There’s also the question of the hinges and the actual effects of folding the screen over time, Samsung has indicated that the Galaxy Fold is tested to 100,000 folds (that’s 68 folds a day for 4 years), but what does your screen look like at that point? Those that have gone hands-on with the Huawei Mate X report that the seam is noticeable at the fold, it’s hard to believe that kind of thing is going to be worked out prior to the fast-approaching launch for these devices. According to Corning, they are roughly 2 years away from a foldable glass solution that could work for smartphones, but that may come with its own tradeoffs.
The second for Glass was more significant: establishing a new and undefined product category. It faced an uphill battle from a software, cultural and even utility standpoint. Fortunately, foldable phones don’t face any of these issues or at least not to the same degree. Sure there’s the question of how apps and the OS handle the unfolding process, but that doesn’t begin to equate to the difficulty of establishing a new user interface paradigm. Additionally, you have the ever-present complaint that Android apps aren’t optimized for tablets, but I would both argue that this is overblown (it isn’t as rosy on iOS tablets as they would have you believe) and that particularly for the screen sizes we are looking at here (Galaxy Fold 7.3-inches, Huawei Mate X 8-inches) this isn’t as crucial as it is for the 10-inch plus tablets now that mainstream smartphones are often 6.3-inches and beyond.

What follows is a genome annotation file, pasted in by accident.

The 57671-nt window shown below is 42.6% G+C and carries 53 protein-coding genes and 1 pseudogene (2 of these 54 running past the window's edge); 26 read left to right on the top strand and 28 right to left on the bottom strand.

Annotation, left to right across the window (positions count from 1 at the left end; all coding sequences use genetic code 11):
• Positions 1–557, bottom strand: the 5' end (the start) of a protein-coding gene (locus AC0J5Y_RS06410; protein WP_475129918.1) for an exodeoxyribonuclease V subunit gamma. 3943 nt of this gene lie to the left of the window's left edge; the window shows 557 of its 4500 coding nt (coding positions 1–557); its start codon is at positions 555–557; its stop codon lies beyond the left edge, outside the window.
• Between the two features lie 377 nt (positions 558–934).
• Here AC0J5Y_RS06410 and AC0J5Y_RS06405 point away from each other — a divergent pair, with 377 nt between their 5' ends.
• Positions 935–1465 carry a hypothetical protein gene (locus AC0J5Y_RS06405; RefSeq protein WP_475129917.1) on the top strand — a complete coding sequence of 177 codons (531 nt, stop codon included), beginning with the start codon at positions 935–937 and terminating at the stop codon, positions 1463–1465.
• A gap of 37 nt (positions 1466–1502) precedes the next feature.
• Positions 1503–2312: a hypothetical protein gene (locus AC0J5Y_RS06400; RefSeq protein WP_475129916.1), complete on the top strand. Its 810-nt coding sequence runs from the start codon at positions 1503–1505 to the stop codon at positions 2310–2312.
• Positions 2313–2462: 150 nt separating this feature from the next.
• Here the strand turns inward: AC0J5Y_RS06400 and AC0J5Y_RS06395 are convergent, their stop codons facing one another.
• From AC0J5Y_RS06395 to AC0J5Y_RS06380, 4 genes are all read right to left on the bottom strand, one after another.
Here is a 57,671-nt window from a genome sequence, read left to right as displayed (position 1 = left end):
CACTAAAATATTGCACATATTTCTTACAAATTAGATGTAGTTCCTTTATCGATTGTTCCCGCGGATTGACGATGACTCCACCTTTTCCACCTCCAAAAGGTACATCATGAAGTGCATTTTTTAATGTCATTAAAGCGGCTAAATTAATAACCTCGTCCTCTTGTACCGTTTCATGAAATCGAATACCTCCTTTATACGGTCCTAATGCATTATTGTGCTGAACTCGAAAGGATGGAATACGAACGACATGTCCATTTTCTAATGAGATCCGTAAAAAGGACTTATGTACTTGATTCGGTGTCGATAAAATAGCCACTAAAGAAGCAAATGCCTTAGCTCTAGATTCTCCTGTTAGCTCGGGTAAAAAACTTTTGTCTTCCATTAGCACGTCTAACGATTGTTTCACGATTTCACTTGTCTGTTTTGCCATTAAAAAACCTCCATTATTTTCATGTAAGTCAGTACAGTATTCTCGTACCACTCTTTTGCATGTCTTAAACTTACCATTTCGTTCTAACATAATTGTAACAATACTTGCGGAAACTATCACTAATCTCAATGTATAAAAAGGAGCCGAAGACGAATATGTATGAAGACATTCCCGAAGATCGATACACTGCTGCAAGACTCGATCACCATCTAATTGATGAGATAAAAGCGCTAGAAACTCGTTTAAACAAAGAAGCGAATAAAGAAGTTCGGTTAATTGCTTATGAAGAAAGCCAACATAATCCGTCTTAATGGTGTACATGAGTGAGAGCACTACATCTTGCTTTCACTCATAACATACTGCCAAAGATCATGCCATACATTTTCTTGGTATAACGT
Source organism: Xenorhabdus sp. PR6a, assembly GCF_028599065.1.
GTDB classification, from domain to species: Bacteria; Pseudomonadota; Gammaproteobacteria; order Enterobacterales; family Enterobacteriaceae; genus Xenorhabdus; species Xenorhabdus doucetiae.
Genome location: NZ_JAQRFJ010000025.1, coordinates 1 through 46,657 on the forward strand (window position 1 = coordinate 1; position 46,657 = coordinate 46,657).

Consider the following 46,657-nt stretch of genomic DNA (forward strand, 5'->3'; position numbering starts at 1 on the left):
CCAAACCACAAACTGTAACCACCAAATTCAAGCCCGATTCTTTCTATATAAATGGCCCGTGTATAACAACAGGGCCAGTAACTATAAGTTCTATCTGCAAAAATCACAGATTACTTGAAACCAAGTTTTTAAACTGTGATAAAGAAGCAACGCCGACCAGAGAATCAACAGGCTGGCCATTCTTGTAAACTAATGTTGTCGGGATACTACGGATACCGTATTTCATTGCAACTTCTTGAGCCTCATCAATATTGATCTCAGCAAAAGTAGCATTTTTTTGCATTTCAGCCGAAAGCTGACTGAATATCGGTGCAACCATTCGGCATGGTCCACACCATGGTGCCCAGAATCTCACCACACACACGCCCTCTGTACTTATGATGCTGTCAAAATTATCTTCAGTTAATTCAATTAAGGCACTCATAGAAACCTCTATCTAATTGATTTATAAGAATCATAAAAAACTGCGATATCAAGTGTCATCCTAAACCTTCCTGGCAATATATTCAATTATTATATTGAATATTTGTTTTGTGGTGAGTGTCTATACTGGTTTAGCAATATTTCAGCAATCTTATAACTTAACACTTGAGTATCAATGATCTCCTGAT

There shouldn’t be any cultural objection to foldables, they’re smartphones that turn into tablets. While there’s probably going to be a brief period where that will draw attention as a curiosity, I doubt anyone is going to freak out or try to ban foldables from their bar. This aspect of Glass really can’t be undersold, it was under attack from both a stylistic and privacy standpoint from the moment it was first announced.
Utility is probably the biggest question that foldables face as manufacturers try to find the balance between folded and unfolded size that appeals to the widest audience, but I think some of those suggesting that there’s no reason for a foldable phone will find themselves ultimately looking as silly as those that said the original Galaxy Note (5.3-inch screen) was a pointlessly large device.
Ultimately I come down as a qualified no to my headline (chalk another one up for Betteridge’s Law). While foldables aren’t going to be dominating the smartphone sales charts anytime soon, I think they can carve out a niche and survive in the market as they evolve, rather than being a cautionary tale that goes out of the public eye for years. It’s been 7 years since the announcement of Google Glass and we have another revision to the now Enterprise focused version of the product coming. There are also credible rumors swirl that Apple is finally ready to dip its toe into the AR glasses market. It may still be a couple of years until foldable smartphones to evolve into a mainstream category, but I doubt we are looking at a product category that is nearly 10 years away from delivering on its promise.